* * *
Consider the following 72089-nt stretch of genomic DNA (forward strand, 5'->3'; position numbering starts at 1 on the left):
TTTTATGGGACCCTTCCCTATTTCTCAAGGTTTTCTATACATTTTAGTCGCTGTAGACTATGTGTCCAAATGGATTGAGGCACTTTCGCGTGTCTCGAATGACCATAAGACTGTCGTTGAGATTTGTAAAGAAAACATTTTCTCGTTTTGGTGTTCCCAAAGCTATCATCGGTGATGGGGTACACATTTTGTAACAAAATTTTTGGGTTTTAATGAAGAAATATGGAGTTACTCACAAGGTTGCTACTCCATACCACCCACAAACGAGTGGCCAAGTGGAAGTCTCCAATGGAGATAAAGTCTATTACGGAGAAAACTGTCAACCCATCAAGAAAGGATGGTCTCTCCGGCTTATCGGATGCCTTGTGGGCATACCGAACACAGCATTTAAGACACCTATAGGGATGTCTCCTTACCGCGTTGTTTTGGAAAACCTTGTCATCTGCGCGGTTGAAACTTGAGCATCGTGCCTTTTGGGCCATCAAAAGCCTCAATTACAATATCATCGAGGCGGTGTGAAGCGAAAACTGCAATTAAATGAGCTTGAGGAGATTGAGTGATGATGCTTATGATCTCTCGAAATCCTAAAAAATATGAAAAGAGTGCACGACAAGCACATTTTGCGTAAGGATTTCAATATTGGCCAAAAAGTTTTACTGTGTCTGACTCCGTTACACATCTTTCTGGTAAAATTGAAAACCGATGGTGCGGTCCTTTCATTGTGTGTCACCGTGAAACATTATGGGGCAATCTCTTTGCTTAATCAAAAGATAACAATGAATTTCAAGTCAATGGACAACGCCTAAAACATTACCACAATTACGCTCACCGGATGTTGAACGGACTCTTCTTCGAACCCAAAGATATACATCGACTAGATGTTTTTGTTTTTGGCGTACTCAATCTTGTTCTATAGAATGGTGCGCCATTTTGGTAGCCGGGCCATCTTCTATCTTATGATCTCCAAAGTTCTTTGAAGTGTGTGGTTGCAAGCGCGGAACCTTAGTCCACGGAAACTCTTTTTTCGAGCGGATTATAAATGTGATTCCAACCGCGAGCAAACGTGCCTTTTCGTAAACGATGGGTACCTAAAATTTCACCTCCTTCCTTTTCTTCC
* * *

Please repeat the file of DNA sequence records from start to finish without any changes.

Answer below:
Consider the following 72089-nt stretch of genomic DNA (forward strand, 5'->3'; position numbering starts at 1 on the left):
TTTTATGGGACCCTTCCCTATTTCTCAAGGTTTTCTATACATTTTAGTCGCTGTAGACTATGTGTCCAAATGGATTGAGGCACTTTCGCGTGTCTCGAATGACCATAAGACTGTCGTTGAGATTTGTAAAGAAAACATTTTCTCGTTTTGGTGTTCCCAAAGCTATCATCGGTGATGGGGTACACATTTTGTAACAAAATTTTTGGGTTTTAATGAAGAAATATGGAGTTACTCACAAGGTTGCTACTCCATACCACCCACAAACGAGTGGCCAAGTGGAAGTCTCCAATGGAGATAAAGTCTATTACGGAGAAAACTGTCAACCCATCAAGAAAGGATGGTCTCTCCGGCTTATCGGATGCCTTGTGGGCATACCGAACACAGCATTTAAGACACCTATAGGGATGTCTCCTTACCGCGTTGTTTTGGAAAACCTTGTCATCTGCGCGGTTGAAACTTGAGCATCGTGCCTTTTGGGCCATCAAAAGCCTCAATTACAATATCATCGAGGCGGTGTGAAGCGAAAACTGCAATTAAATGAGCTTGAGGAGATTGAGTGATGATGCTTATGATCTCTCGAAATCCTAAAAAATATGAAAAGAGTGCACGACAAGCACATTTTGCGTAAGGATTTCAATATTGGCCAAAAAGTTTTACTGTGTCTGACTCCGTTACACATCTTTCTGGTAAAATTGAAAACCGATGGTGCGGTCCTTTCATTGTGTGTCACCGTGAAACATTATGGGGCAATCTCTTTGCTTAATCAAAAGATAACAATGAATTTCAAGTCAATGGACAACGCCTAAAACATTACCACAATTACGCTCACCGGATGTTGAACGGACTCTTCTTCGAACCCAAAGATATACATCGACTAGATGTTTTTGTTTTTGGCGTACTCAATCTTGTTCTATAGAATGGTGCGCCATTTTGGTAGCCGGGCCATCTTCTATCTTATGATCTCCAAAGTTCTTTGAAGTGTGTGGTTGCAAGCGCGGAACCTTAGTCCACGGAAACTCTTTTTTCGAGCGGATTATAAATGTGATTCCAACCGCGAGCAAACGTGCCTTTTCGTAAACGATGGGTACCTAAAATTTCACCTCCTTCCTTTTCTTCC